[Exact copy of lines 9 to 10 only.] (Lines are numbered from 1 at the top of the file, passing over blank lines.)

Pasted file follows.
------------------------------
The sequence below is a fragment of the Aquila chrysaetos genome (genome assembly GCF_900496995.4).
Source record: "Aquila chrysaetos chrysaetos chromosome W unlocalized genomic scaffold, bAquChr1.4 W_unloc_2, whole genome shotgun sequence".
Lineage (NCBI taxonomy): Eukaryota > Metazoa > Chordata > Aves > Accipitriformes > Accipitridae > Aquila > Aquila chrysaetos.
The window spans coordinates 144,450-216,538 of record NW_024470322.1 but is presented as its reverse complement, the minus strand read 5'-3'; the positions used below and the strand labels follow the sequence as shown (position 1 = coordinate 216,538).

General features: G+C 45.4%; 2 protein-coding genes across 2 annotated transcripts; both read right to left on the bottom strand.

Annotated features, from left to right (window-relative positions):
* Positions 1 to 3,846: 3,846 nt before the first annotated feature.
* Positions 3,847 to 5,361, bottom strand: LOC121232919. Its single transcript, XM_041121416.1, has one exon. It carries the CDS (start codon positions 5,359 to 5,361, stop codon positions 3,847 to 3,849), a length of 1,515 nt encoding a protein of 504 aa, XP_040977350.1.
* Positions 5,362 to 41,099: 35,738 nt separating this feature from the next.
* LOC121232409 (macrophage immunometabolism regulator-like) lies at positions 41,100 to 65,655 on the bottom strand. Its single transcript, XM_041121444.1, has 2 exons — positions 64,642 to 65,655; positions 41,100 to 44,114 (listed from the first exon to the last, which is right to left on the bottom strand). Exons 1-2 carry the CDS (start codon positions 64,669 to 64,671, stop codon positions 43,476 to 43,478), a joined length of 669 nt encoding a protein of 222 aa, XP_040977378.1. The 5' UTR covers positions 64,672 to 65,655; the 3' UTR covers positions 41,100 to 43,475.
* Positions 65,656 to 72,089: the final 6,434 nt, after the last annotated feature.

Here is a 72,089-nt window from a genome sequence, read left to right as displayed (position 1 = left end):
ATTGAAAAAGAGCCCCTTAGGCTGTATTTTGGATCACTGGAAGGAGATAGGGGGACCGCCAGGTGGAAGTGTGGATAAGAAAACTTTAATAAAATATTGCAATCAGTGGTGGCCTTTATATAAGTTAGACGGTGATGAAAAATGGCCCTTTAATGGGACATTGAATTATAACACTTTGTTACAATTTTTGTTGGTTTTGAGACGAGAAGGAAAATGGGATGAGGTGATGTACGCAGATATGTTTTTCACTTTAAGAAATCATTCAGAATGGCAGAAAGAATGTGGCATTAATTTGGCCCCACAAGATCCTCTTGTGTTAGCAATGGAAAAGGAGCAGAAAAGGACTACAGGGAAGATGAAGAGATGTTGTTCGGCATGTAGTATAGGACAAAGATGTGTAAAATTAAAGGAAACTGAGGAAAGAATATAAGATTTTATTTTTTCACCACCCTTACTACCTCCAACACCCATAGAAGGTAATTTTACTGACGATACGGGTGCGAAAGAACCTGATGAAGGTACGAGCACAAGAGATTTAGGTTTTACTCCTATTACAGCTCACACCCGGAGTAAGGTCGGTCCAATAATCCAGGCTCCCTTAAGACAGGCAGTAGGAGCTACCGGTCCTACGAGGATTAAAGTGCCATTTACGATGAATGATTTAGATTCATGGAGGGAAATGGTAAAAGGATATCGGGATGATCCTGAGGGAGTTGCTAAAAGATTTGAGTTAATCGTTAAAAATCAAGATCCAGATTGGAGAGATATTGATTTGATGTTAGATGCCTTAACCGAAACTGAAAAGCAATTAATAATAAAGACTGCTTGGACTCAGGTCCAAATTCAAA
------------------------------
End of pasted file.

* Positions 5,362 to 41,099: 35,738 nt separating this feature from the next.
* LOC121232409 (macrophage immunometabolism regulator-like) lies at positions 41,100 to 65,655 on the bottom strand. Its single transcript, XM_041121444.1, has 2 exons — positions 64,642 to 65,655; positions 41,100 to 44,114 (listed from the first exon to the last, which is right to left on the bottom strand). Exons 1-2 carry the CDS (start codon positions 64,669 to 64,671, stop codon positions 43,476 to 43,478), a joined length of 669 nt encoding a protein of 222 aa, XP_040977378.1. The 5' UTR covers positions 64,672 to 65,655; the 3' UTR covers positions 41,100 to 43,475.